Ash Wednesday

lentToday is the first day of Lent, the 40 days leading up to Easter. Traditionally in my family, we would give up desserts and sugar for the 40 days. It was during this period that I first realized that sugar is addictive and that the less I ate it, the less I craved it.

Last year, I tried something different: in addition to the cutting sugar thing, I tried introducing a healthy habit: fresh vegetable juice every morning. And something strange happened there too: My body started craving this and it became a habit that stuck beyond the 40 days.

Right now in my life, I am in a good place where I am listening to my body’s needs and enjoying the relationship I have with food, even sugar. I don’t want deprivation to spoil this delicate balance, so I want to try working on something else that ‘feeds’ me, albeit in a different way: My internet and iPhone consumption.

I am always connected. I don’t actually ‘check’ email, my email is open all the time. When it isn’t email, I am on my phone, messaging away. And while it is important for me to be ‘connected’ both socially and professionally, this year I want to try switching off a little more. So my 40 day challenge this Lent is switching off first thing in the morning and last thing at night to give my mind a mini-fast as well. As Alain de Botton, a modern day philosopher writes:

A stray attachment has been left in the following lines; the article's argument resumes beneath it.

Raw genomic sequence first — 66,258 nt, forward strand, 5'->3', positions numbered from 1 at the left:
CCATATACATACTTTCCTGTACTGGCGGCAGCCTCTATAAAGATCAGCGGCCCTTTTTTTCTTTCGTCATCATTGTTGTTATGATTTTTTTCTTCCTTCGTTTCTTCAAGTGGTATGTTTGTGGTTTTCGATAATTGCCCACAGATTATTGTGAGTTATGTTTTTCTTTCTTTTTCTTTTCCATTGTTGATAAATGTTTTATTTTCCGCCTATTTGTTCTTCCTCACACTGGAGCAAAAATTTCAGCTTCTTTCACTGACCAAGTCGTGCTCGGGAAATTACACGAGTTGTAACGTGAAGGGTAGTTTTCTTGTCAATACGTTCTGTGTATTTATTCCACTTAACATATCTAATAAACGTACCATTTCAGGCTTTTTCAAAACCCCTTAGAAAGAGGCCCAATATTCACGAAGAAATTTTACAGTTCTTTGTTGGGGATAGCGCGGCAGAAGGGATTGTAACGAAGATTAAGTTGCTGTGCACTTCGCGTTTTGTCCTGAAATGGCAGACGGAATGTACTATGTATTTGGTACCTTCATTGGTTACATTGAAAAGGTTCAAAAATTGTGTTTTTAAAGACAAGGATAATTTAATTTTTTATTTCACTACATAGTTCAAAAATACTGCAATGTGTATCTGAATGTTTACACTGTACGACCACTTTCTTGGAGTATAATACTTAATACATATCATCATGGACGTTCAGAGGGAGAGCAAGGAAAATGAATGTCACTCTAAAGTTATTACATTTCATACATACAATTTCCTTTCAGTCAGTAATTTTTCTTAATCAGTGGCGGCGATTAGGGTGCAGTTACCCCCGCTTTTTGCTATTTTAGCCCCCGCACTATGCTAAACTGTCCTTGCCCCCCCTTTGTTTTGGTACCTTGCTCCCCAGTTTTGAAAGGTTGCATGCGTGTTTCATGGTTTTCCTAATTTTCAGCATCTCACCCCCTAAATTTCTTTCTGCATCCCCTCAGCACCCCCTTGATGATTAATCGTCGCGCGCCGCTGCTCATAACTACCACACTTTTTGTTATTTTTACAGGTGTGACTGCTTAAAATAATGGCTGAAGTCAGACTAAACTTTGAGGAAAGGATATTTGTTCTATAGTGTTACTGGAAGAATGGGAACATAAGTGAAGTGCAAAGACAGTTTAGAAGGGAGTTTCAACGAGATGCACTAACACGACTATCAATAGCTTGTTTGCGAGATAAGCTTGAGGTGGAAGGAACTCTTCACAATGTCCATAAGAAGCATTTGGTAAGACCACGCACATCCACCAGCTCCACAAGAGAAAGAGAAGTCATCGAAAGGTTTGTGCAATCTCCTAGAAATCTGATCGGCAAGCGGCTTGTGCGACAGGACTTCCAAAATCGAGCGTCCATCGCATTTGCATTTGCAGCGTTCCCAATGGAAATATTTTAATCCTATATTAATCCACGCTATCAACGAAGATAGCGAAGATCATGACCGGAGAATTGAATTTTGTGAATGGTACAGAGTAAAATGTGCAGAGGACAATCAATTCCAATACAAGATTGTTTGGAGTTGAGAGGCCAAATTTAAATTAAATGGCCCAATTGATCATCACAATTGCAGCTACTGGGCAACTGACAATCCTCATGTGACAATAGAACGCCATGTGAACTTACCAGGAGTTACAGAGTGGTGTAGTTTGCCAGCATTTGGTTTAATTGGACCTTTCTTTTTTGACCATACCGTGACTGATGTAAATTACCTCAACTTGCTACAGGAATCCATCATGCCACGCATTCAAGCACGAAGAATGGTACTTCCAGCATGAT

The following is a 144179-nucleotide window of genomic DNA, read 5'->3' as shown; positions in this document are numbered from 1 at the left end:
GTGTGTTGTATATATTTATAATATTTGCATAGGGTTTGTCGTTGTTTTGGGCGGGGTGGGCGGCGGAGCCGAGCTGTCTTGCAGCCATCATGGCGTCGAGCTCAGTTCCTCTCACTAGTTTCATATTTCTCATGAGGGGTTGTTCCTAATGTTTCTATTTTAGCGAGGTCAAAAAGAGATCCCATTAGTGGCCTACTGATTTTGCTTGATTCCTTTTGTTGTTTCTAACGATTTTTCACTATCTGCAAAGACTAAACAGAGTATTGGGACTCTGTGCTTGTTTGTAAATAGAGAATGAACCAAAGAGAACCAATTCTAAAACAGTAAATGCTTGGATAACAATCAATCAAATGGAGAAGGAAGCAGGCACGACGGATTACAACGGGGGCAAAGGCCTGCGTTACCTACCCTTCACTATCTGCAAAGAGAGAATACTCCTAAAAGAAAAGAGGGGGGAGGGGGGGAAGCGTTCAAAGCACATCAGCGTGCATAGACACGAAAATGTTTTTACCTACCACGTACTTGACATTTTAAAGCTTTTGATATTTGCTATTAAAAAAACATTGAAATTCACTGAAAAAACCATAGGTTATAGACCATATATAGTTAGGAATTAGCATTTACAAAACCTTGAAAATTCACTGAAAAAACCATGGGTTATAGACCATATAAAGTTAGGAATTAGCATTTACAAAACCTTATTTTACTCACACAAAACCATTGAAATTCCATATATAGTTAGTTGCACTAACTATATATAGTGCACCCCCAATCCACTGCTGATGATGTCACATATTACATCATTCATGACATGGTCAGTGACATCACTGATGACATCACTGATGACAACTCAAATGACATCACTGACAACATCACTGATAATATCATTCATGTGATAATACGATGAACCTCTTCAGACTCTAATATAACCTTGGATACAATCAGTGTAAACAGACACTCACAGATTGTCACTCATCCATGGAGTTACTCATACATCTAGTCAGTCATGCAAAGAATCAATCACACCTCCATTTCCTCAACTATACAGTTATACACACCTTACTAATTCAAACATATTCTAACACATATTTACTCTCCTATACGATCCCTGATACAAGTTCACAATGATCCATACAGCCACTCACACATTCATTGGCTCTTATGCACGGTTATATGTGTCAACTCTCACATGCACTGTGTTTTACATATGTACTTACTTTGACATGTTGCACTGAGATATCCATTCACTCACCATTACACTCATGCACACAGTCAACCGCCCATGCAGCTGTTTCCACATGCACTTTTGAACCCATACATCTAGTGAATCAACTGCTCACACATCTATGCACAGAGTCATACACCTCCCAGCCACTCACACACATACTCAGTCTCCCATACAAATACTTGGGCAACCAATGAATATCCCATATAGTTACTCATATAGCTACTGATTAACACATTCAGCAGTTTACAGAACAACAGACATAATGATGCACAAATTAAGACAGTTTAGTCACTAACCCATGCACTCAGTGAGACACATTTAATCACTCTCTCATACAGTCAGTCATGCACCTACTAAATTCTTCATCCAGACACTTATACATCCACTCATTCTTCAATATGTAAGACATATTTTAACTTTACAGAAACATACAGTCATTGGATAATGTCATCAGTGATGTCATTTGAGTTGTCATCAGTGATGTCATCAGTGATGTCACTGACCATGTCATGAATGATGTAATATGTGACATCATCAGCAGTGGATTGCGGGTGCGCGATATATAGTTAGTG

The past decade has seen an unparalleled assault on our capacity to fix our minds steadily on anything. To sit still and think, without succumbing to an anxious reach for a machine, has become almost impossible…The need to diet, which we know so well in relation to food, and which runs so contrary to our natural impulses, should be brought to bear on what we now have to relearn in relation to knowledge, people, and ideas. Our minds, no less than our bodies, require periods of fasting.

What about you, will you use these 40 days to try something new?